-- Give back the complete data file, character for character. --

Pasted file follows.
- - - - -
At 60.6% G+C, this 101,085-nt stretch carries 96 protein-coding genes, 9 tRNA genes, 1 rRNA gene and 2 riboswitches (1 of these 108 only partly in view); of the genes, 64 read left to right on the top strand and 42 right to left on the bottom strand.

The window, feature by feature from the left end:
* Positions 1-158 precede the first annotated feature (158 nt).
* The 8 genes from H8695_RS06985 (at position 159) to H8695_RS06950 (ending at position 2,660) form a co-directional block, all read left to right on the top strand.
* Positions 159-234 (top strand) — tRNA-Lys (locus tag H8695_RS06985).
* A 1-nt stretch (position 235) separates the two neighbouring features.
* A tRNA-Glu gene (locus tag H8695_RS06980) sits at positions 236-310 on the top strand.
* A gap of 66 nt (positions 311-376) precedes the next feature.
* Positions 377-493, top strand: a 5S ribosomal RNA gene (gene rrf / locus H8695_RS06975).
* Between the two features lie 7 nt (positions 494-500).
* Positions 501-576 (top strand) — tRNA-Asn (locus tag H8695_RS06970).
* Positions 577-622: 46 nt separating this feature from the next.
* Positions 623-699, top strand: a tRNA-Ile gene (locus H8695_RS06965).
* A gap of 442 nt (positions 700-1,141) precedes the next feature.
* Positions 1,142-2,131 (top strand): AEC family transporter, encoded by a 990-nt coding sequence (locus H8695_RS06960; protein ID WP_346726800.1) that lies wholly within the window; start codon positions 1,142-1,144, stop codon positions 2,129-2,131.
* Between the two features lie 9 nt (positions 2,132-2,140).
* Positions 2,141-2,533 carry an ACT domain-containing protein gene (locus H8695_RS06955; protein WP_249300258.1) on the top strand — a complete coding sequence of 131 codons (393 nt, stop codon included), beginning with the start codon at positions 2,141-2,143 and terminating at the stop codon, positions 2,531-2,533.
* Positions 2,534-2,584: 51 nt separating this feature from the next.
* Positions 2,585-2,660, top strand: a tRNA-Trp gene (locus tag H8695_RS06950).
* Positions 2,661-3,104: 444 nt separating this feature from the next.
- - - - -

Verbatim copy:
At 60.6% G+C, this 101,085-nt stretch carries 96 protein-coding genes, 9 tRNA genes, 1 rRNA gene and 2 riboswitches (1 of these 108 only partly in view); of the genes, 64 read left to right on the top strand and 42 right to left on the bottom strand.

The window, feature by feature from the left end:
* Positions 1-158 precede the first annotated feature (158 nt).
* The 8 genes from H8695_RS06985 (at position 159) to H8695_RS06950 (ending at position 2,660) form a co-directional block, all read left to right on the top strand.
* Positions 159-234 (top strand) — tRNA-Lys (locus tag H8695_RS06985).
* A 1-nt stretch (position 235) separates the two neighbouring features.
* A tRNA-Glu gene (locus tag H8695_RS06980) sits at positions 236-310 on the top strand.
* A gap of 66 nt (positions 311-376) precedes the next feature.
* Positions 377-493, top strand: a 5S ribosomal RNA gene (gene rrf / locus H8695_RS06975).
* Between the two features lie 7 nt (positions 494-500).
* Positions 501-576 (top strand) — tRNA-Asn (locus tag H8695_RS06970).
* Positions 577-622: 46 nt separating this feature from the next.
* Positions 623-699, top strand: a tRNA-Ile gene (locus H8695_RS06965).
* A gap of 442 nt (positions 700-1,141) precedes the next feature.
* Positions 1,142-2,131 (top strand): AEC family transporter, encoded by a 990-nt coding sequence (locus H8695_RS06960; protein ID WP_346726800.1) that lies wholly within the window; start codon positions 1,142-1,144, stop codon positions 2,129-2,131.
* Between the two features lie 9 nt (positions 2,132-2,140).
* Positions 2,141-2,533 carry an ACT domain-containing protein gene (locus H8695_RS06955; protein WP_249300258.1) on the top strand — a complete coding sequence of 131 codons (393 nt, stop codon included), beginning with the start codon at positions 2,141-2,143 and terminating at the stop codon, positions 2,531-2,533.
* Positions 2,534-2,584: 51 nt separating this feature from the next.
* Positions 2,585-2,660, top strand: a tRNA-Trp gene (locus tag H8695_RS06950).
* Positions 2,661-3,104: 444 nt separating this feature from the next.